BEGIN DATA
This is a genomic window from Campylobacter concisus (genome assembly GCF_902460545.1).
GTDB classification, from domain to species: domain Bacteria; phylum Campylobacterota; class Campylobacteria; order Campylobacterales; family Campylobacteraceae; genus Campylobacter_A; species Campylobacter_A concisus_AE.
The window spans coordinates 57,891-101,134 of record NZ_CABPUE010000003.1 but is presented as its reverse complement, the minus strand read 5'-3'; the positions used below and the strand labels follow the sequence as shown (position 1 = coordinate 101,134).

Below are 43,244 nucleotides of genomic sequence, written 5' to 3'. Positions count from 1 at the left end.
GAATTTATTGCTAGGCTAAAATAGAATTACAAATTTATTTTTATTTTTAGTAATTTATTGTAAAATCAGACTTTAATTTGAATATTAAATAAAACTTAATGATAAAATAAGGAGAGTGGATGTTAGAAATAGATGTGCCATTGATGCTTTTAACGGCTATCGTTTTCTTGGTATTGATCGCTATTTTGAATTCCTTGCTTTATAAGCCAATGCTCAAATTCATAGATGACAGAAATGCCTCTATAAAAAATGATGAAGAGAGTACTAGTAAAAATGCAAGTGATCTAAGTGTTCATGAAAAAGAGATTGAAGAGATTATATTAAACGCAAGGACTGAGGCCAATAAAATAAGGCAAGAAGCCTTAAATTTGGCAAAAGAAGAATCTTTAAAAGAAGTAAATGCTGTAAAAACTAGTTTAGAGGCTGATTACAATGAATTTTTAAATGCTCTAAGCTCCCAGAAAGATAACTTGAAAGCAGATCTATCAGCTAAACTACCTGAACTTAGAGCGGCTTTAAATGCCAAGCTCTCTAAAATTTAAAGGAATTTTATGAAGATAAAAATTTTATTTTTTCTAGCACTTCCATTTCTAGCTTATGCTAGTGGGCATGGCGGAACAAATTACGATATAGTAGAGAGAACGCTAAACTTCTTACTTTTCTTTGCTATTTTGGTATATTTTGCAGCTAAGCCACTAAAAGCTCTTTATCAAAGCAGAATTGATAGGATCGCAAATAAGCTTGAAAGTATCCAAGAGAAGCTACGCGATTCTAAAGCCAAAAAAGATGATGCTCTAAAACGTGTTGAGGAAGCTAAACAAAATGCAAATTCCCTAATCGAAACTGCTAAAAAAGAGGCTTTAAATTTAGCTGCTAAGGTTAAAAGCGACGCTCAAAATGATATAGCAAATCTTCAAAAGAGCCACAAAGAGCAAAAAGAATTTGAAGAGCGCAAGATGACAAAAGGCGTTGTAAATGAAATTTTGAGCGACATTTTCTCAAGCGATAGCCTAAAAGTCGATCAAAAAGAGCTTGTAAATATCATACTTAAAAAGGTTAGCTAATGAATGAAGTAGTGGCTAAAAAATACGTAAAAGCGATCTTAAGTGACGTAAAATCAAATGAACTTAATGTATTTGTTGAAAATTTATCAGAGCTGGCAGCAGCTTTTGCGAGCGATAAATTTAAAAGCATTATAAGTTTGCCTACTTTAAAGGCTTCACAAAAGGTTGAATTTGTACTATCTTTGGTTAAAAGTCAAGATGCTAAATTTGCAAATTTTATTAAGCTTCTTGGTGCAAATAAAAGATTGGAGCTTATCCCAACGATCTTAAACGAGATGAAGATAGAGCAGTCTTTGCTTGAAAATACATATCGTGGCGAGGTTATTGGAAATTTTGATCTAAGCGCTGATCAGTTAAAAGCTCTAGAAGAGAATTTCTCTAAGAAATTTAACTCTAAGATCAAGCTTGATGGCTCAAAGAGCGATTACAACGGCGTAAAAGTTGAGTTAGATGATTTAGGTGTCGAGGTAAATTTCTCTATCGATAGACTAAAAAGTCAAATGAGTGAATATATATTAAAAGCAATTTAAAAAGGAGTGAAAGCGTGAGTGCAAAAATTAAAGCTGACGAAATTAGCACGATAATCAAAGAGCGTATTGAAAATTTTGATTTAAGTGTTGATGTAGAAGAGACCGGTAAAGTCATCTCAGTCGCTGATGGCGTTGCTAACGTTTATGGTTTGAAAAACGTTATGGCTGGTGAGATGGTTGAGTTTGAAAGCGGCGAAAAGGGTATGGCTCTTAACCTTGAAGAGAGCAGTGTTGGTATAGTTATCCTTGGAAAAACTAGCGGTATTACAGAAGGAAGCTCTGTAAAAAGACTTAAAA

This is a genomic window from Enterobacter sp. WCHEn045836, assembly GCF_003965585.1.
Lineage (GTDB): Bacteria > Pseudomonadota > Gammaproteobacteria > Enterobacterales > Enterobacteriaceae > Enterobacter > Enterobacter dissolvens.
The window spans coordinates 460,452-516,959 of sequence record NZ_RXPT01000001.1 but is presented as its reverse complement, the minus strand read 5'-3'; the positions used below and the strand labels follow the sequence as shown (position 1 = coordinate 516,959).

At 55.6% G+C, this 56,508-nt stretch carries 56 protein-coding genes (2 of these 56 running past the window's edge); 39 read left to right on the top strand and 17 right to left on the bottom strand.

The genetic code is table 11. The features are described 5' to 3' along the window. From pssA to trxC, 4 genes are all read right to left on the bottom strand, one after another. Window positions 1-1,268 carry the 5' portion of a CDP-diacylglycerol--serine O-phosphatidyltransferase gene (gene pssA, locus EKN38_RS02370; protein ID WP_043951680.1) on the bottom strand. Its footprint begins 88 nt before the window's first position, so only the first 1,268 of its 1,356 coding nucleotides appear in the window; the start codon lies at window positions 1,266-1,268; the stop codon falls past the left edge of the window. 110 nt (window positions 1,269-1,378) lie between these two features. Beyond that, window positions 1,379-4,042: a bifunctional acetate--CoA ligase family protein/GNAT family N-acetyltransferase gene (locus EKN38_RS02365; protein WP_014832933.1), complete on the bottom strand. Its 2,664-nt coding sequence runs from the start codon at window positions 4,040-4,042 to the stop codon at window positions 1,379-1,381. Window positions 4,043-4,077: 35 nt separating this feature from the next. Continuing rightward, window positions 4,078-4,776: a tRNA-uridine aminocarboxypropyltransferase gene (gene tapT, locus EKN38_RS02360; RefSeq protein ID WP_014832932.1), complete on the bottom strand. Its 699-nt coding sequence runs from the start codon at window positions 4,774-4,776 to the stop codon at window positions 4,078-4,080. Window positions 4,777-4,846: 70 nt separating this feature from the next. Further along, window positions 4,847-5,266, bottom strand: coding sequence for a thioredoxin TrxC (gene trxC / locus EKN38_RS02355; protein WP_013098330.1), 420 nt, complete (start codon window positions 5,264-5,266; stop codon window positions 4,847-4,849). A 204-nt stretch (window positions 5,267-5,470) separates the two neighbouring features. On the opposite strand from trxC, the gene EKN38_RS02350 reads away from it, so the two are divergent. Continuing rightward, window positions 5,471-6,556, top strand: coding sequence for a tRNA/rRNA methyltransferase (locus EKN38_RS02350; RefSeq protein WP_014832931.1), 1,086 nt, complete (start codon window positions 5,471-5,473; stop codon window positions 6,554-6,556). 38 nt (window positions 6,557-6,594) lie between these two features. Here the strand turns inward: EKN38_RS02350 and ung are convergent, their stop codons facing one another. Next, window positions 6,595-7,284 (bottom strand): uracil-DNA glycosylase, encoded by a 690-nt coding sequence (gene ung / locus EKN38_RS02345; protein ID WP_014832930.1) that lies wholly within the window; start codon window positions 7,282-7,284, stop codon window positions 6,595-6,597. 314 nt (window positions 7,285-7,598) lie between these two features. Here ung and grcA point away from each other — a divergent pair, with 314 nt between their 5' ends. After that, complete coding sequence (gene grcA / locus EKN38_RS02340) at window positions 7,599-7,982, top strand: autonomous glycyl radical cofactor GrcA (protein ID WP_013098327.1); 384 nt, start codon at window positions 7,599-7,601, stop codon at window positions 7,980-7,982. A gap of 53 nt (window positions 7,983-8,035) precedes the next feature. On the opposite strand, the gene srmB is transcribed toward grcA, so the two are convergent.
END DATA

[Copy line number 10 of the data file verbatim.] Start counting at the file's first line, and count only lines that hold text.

The genetic code is table 11. The features are described 5' to 3' along the window. From pssA to trxC, 4 genes are all read right to left on the bottom strand, one after another. Window positions 1-1,268 carry the 5' portion of a CDP-diacylglycerol--serine O-phosphatidyltransferase gene (gene pssA, locus EKN38_RS02370; protein ID WP_043951680.1) on the bottom strand. Its footprint begins 88 nt before the window's first position, so only the first 1,268 of its 1,356 coding nucleotides appear in the window; the start codon lies at window positions 1,266-1,268; the stop codon falls past the left edge of the window. 110 nt (window positions 1,269-1,378) lie between these two features. Beyond that, window positions 1,379-4,042: a bifunctional acetate--CoA ligase family protein/GNAT family N-acetyltransferase gene (locus EKN38_RS02365; protein WP_014832933.1), complete on the bottom strand. Its 2,664-nt coding sequence runs from the start codon at window positions 4,040-4,042 to the stop codon at window positions 1,379-1,381. Window positions 4,043-4,077: 35 nt separating this feature from the next. Continuing rightward, window positions 4,078-4,776: a tRNA-uridine aminocarboxypropyltransferase gene (gene tapT, locus EKN38_RS02360; RefSeq protein ID WP_014832932.1), complete on the bottom strand. Its 699-nt coding sequence runs from the start codon at window positions 4,774-4,776 to the stop codon at window positions 4,078-4,080. Window positions 4,777-4,846: 70 nt separating this feature from the next. Further along, window positions 4,847-5,266, bottom strand: coding sequence for a thioredoxin TrxC (gene trxC / locus EKN38_RS02355; protein WP_013098330.1), 420 nt, complete (start codon window positions 5,264-5,266; stop codon window positions 4,847-4,849). A 204-nt stretch (window positions 5,267-5,470) separates the two neighbouring features. On the opposite strand from trxC, the gene EKN38_RS02350 reads away from it, so the two are divergent. Continuing rightward, window positions 5,471-6,556, top strand: coding sequence for a tRNA/rRNA methyltransferase (locus EKN38_RS02350; RefSeq protein WP_014832931.1), 1,086 nt, complete (start codon window positions 5,471-5,473; stop codon window positions 6,554-6,556). 38 nt (window positions 6,557-6,594) lie between these two features. Here the strand turns inward: EKN38_RS02350 and ung are convergent, their stop codons facing one another. Next, window positions 6,595-7,284 (bottom strand): uracil-DNA glycosylase, encoded by a 690-nt coding sequence (gene ung / locus EKN38_RS02345; protein ID WP_014832930.1) that lies wholly within the window; start codon window positions 7,282-7,284, stop codon window positions 6,595-6,597. 314 nt (window positions 7,285-7,598) lie between these two features. Here ung and grcA point away from each other — a divergent pair, with 314 nt between their 5' ends. After that, complete coding sequence (gene grcA / locus EKN38_RS02340) at window positions 7,599-7,982, top strand: autonomous glycyl radical cofactor GrcA (protein ID WP_013098327.1); 384 nt, start codon at window positions 7,599-7,601, stop codon at window positions 7,980-7,982. A gap of 53 nt (window positions 7,983-8,035) precedes the next feature. On the opposite strand, the gene srmB is transcribed toward grcA, so the two are convergent.